Jess Benjamin shares the top five digital-themed exhibitions to visit in London this month.
What To Do With A Million Years – Juno Calypso
Taking the idea of the nuclear bunker and running with it, Avon cosmetics founder Gerry Anderson created the ultimate underground lair in 1960s Las Vegas. Photographer June Calypso found this bunker and stayed there, to produce a series of eerily pristine photos alongside a physical recreation of the bunker. The fountains, smooth music and millennial pink hues make it an Instagrammer’s dream, but the message behind the exhibition has a slightly more ominous tone; the bunker was designed to provide immortality. Calypso manipulates that purpose into a metaphor for the modern fear of aging and ugliness, stripping away at the Instagram-perfect world that the bunker initially appears to be.
Running until 23rd June 2018 at T.J. Boulting.
Another Kind of Life – Multiple Artists
Exploring the margins of society and pushing boundaries is something the digital world is no stranger to, with activism and rebellion finding their modern roots grounded in the online world. This photographic exhibition featuring work from photographers such as Bruce Davidson and Philippe Chancel is an eclectic mix of portraits of the outsiders of the world that will jolt the senses and shock the mind, as the disenfranchised subjects of the photos are allowed to construct their identities through the lens of a camera.
Running until 27th June at The Barbican.
If you’re squeamish, look away now. This installation from Marianna Simnett contains three screens each showing a different film on loop. These films are fantastical in their goriness, depicting varicose vein treatments, nose operations (to put it mildly) and an infected cow udder. Simnett uses her art to create a visceral representation of the body and how it manifests itself within society, with a particular emphasis placed upon the female body. The use of lighting, sound and moving images is as powerful as it is disturbing, making this exhibition a must-see.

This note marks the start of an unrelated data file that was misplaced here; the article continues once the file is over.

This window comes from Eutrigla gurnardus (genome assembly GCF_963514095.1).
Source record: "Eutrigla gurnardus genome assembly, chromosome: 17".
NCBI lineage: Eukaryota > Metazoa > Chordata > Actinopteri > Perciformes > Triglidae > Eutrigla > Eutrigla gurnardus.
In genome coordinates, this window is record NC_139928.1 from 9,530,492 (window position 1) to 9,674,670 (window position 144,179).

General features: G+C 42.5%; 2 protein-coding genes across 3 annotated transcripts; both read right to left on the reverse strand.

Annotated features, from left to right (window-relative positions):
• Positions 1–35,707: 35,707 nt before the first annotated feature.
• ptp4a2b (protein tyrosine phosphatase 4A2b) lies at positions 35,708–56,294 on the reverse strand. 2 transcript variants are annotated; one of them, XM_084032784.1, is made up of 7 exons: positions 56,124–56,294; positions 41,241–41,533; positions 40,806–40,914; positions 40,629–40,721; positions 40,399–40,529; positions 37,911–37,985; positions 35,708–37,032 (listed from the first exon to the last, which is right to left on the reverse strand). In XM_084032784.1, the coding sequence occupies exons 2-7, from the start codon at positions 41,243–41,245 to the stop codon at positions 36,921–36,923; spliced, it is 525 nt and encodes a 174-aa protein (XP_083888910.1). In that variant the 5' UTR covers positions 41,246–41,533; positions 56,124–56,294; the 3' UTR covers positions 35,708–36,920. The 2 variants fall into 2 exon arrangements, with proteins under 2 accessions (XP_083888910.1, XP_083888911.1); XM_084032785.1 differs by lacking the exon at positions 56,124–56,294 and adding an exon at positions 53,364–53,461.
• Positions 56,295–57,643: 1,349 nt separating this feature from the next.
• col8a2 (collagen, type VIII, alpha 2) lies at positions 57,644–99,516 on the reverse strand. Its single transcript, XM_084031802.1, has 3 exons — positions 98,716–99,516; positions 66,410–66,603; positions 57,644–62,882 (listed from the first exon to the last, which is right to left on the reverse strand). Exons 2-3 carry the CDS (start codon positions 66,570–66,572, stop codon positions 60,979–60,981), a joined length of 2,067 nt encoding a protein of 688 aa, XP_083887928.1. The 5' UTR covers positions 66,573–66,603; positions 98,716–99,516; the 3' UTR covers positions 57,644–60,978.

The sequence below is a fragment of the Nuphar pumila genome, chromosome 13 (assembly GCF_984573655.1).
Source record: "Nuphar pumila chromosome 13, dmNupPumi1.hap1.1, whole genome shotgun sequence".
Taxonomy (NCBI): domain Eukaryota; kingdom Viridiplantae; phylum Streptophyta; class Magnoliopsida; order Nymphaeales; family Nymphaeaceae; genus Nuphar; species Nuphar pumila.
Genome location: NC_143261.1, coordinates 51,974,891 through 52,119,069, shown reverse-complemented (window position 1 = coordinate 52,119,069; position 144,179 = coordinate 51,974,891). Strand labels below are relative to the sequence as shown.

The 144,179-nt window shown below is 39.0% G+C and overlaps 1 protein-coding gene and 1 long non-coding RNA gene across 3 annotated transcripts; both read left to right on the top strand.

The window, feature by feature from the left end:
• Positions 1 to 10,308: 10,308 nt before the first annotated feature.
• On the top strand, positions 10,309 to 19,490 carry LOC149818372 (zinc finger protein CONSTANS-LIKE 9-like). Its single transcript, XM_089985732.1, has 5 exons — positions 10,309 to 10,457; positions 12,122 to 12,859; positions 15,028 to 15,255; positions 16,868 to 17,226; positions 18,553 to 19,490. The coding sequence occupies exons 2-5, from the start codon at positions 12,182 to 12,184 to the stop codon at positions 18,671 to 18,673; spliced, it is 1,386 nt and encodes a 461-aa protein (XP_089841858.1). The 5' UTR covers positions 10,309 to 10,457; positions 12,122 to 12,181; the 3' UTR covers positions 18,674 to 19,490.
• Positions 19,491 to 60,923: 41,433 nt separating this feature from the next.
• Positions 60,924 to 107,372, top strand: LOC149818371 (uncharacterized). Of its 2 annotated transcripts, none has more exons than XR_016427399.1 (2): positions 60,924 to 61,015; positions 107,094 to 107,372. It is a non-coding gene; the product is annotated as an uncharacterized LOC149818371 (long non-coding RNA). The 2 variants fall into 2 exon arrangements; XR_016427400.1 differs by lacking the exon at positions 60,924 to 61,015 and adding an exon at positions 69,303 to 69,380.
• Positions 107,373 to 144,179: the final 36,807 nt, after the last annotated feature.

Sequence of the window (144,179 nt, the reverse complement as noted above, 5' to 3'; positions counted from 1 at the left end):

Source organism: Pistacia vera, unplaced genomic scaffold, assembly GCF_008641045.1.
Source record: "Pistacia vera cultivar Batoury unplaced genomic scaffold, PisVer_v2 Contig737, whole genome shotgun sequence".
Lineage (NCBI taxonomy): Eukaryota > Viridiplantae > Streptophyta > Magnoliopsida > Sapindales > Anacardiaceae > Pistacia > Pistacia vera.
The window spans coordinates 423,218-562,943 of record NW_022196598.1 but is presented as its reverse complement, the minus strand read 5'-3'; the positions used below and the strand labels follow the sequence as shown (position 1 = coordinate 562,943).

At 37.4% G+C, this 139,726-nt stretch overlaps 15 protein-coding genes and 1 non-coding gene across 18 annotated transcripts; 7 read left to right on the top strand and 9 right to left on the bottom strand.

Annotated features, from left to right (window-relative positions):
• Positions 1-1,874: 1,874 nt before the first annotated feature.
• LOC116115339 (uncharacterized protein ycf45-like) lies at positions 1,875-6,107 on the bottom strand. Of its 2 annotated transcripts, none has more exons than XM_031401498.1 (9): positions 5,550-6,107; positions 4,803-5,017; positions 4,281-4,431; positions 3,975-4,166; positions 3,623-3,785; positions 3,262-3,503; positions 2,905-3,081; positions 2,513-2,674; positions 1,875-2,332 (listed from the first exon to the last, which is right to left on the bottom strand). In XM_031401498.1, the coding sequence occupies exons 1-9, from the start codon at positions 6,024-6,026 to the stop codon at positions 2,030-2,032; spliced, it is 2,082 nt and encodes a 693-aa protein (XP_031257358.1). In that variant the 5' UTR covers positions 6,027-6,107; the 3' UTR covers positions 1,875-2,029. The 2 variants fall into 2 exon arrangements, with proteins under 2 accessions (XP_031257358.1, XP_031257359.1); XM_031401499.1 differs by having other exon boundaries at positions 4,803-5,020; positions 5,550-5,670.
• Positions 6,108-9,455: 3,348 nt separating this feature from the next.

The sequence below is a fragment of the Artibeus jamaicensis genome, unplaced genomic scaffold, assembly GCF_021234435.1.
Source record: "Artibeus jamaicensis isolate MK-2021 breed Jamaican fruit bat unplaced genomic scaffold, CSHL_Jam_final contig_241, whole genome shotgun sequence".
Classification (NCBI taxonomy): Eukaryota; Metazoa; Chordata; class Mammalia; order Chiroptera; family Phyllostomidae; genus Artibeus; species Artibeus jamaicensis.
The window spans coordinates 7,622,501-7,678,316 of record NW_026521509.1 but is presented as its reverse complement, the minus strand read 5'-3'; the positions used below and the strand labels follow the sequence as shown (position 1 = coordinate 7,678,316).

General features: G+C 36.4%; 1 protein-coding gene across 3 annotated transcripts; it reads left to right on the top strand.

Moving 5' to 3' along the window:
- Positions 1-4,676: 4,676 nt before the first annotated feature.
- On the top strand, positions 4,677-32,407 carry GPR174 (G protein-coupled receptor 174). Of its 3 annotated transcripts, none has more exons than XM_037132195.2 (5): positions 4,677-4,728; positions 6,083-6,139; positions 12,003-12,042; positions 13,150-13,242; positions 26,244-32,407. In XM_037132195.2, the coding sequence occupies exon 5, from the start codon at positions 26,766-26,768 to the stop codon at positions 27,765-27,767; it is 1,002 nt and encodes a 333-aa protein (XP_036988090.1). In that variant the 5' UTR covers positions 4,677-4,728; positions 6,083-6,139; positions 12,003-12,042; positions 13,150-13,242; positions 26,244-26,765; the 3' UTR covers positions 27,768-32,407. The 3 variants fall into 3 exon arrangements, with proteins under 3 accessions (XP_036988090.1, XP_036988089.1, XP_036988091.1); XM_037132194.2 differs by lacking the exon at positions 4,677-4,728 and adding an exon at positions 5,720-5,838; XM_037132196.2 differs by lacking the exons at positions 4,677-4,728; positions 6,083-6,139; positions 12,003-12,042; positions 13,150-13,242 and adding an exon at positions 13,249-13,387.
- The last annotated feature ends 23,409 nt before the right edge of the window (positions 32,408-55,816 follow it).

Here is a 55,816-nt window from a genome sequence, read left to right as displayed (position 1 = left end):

Running until 8th July at Zabludowicz Collection.
Fake News – Ernesto Cánovas
The theme of the exhibition is evident from its title – Cánovas examines the phenomenon of perceived truth and the questioning of the truth, as well as the nature of politics and cyber security that have been in flux since the 2016 US presidential election. Cánovas uses blocks of acrylic colour and layers of resin to create depth and texture and to break down the boundaries between light, colour and form. The manipulation of images serves as a powerful reminder for the manipulation of not only news, but the of any manipulation within a digital landscape.
Running until 1st June at The Halycon Gallery.
Olde Food – Ed Atkins
Atkins is a video artist, mostly using stock footage and CGI avatars within his work, creating moving images with motion capture and sound samples. Olde Food is his new show, bringing you a critique of the modern obsession with the online world. The show is laden with reversed food ‘porn’, discordant piano tunes and medieval clothing rails. Sound confusing? It is. It’s complicated and technological, but the dissonance created by the sounds and sights of the exhibition create a perfect landscape for reflecting upon the power and privilege of those who control the online world.
Running until 2nd June at Cabinet Gallery.
Words: Jess Benjamin